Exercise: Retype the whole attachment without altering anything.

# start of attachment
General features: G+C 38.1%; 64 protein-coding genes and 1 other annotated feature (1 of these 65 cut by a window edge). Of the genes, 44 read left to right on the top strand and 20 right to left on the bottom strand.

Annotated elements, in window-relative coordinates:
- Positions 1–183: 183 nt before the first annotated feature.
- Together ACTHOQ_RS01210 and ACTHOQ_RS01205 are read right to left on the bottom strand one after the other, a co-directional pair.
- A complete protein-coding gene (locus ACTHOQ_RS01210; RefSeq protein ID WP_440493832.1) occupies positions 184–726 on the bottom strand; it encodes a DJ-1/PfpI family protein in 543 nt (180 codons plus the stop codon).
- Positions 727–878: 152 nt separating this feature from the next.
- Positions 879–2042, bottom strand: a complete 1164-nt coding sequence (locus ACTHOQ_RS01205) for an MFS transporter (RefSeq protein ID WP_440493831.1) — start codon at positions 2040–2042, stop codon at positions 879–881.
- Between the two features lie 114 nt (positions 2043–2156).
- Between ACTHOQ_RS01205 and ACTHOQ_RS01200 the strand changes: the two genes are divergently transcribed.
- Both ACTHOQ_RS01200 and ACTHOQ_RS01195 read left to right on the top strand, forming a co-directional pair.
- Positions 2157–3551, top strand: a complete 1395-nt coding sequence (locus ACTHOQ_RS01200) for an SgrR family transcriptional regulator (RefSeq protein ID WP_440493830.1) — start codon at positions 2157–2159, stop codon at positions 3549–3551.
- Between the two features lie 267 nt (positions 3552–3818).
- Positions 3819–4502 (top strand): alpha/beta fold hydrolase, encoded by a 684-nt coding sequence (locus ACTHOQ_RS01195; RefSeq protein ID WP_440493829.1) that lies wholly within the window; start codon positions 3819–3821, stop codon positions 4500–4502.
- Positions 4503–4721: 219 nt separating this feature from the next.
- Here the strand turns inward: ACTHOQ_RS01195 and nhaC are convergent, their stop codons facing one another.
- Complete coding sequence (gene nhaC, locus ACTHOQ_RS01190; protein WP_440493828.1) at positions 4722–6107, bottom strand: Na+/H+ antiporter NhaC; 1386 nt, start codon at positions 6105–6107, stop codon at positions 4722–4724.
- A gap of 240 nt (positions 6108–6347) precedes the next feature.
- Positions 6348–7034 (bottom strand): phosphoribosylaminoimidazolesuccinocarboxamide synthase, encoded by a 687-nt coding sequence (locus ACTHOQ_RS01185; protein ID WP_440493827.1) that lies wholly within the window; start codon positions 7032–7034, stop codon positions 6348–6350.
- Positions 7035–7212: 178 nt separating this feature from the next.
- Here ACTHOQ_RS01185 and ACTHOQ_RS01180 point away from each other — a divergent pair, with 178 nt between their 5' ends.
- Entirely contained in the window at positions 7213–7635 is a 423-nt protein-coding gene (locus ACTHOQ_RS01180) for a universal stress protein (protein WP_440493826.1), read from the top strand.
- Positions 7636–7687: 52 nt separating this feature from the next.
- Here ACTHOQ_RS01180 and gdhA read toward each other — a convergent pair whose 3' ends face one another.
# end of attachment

General features: G+C 38.1%; 64 protein-coding genes and 1 other annotated feature (1 of these 65 cut by a window edge). Of the genes, 44 read left to right on the top strand and 20 right to left on the bottom strand.

Annotated elements, in window-relative coordinates:
- Positions 1–183: 183 nt before the first annotated feature.
- Together ACTHOQ_RS01210 and ACTHOQ_RS01205 are read right to left on the bottom strand one after the other, a co-directional pair.
- A complete protein-coding gene (locus ACTHOQ_RS01210; RefSeq protein ID WP_440493832.1) occupies positions 184–726 on the bottom strand; it encodes a DJ-1/PfpI family protein in 543 nt (180 codons plus the stop codon).
- Positions 727–878: 152 nt separating this feature from the next.
- Positions 879–2042, bottom strand: a complete 1164-nt coding sequence (locus ACTHOQ_RS01205) for an MFS transporter (RefSeq protein ID WP_440493831.1) — start codon at positions 2040–2042, stop codon at positions 879–881.
- Between the two features lie 114 nt (positions 2043–2156).
- Between ACTHOQ_RS01205 and ACTHOQ_RS01200 the strand changes: the two genes are divergently transcribed.
- Both ACTHOQ_RS01200 and ACTHOQ_RS01195 read left to right on the top strand, forming a co-directional pair.
- Positions 2157–3551, top strand: a complete 1395-nt coding sequence (locus ACTHOQ_RS01200) for an SgrR family transcriptional regulator (RefSeq protein ID WP_440493830.1) — start codon at positions 2157–2159, stop codon at positions 3549–3551.
- Between the two features lie 267 nt (positions 3552–3818).
- Positions 3819–4502 (top strand): alpha/beta fold hydrolase, encoded by a 684-nt coding sequence (locus ACTHOQ_RS01195; RefSeq protein ID WP_440493829.1) that lies wholly within the window; start codon positions 3819–3821, stop codon positions 4500–4502.
- Positions 4503–4721: 219 nt separating this feature from the next.
- Here the strand turns inward: ACTHOQ_RS01195 and nhaC are convergent, their stop codons facing one another.
- Complete coding sequence (gene nhaC, locus ACTHOQ_RS01190; protein WP_440493828.1) at positions 4722–6107, bottom strand: Na+/H+ antiporter NhaC; 1386 nt, start codon at positions 6105–6107, stop codon at positions 4722–4724.
- A gap of 240 nt (positions 6108–6347) precedes the next feature.
- Positions 6348–7034 (bottom strand): phosphoribosylaminoimidazolesuccinocarboxamide synthase, encoded by a 687-nt coding sequence (locus ACTHOQ_RS01185; protein ID WP_440493827.1) that lies wholly within the window; start codon positions 7032–7034, stop codon positions 6348–6350.
- Positions 7035–7212: 178 nt separating this feature from the next.
- Here ACTHOQ_RS01185 and ACTHOQ_RS01180 point away from each other — a divergent pair, with 178 nt between their 5' ends.
- Entirely contained in the window at positions 7213–7635 is a 423-nt protein-coding gene (locus ACTHOQ_RS01180) for a universal stress protein (protein WP_440493826.1), read from the top strand.
- Positions 7636–7687: 52 nt separating this feature from the next.
- Here ACTHOQ_RS01180 and gdhA read toward each other — a convergent pair whose 3' ends face one another.